Photoshop 5 Artistry If you've just bought the latest version of Adobe's top-of-the-line imaging software and can't do a thing with it, this new book by Barry Haynes and Wendy Crumpler may be just the thing. Even if you're just curious about Photoshop 5, the accompanying CD-ROM contains a demo version of the program, as well as Adobe ImageReady. The book's content has been revised to cover such new features as color management, layer effects, history, and Magnetic tools. As is appropriate for a book covering such a color-intensive application, the illustrations are in color. Most chapters take you through an entire project that emulates a real-life situation, such as South Africa in Focus, where you build a flexible multi-layered file to create various composite screens for multimedia use, using layer masks, adjustment layers, clipping groups, text effects, filters and actions. Each instruction carefully explains what's going on, and presents alternative scenarios. This is an excellent way to learn Photoshop 5, even if you already think you know it pretty well. $44.00! Save 20% at Amazon.com
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The Project Cool Guide to Enhancing Your Website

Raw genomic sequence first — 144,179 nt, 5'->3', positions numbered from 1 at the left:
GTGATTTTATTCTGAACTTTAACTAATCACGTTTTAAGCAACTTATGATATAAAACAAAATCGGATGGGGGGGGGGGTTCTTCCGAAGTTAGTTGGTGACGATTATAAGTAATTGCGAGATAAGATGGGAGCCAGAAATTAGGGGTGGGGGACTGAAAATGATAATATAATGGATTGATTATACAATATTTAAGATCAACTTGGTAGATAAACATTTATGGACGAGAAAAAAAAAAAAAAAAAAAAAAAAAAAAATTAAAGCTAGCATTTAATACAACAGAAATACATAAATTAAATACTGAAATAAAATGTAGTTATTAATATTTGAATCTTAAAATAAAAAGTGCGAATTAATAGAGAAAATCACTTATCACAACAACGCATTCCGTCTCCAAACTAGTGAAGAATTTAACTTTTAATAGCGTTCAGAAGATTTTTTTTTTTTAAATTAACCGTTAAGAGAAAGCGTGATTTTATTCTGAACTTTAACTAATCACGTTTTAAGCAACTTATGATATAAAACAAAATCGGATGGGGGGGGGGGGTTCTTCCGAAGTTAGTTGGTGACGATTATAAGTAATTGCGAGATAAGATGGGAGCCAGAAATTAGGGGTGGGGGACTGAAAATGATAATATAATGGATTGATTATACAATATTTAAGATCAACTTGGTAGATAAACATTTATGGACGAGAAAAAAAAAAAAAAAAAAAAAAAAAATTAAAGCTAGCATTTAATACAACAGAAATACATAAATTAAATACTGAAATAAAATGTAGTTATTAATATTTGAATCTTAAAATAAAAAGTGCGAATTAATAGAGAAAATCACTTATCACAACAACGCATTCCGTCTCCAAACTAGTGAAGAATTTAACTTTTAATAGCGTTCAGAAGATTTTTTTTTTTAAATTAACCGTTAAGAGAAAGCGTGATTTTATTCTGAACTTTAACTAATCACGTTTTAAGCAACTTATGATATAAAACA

Project Cool (http://www.projectcool.com) is an online resource for Webmasters and wannabes founded by Teresa Martin and Glenn Davis. Last year, Wiley Computer Publishing published Martin's and Davis' book The Project Cool Guide to HTML, and this year they've come out with The Project Cool Guide to Enhancing Your Website. The book addresses nine areas or technologies you can use to add value to your site, such as JavaScript, Dynamic HTML, and Cascading Style Sheets. Chapter 2 is a great way to get started, because it talks about ways to enhance a site without adding anything, such as taking advantage of browser caching, and optimizing graphics. The authors then proceed to discuss such vital topics as meta tags, search engines, interaction and more. These two know what they're talking about, and you'd be wise to heed what they say. There's no CD-ROM, but you can follow along with the exercises at the Project Cool Website. $23.99! Save 20% at Amazon.com
cover

Web Pages that Suck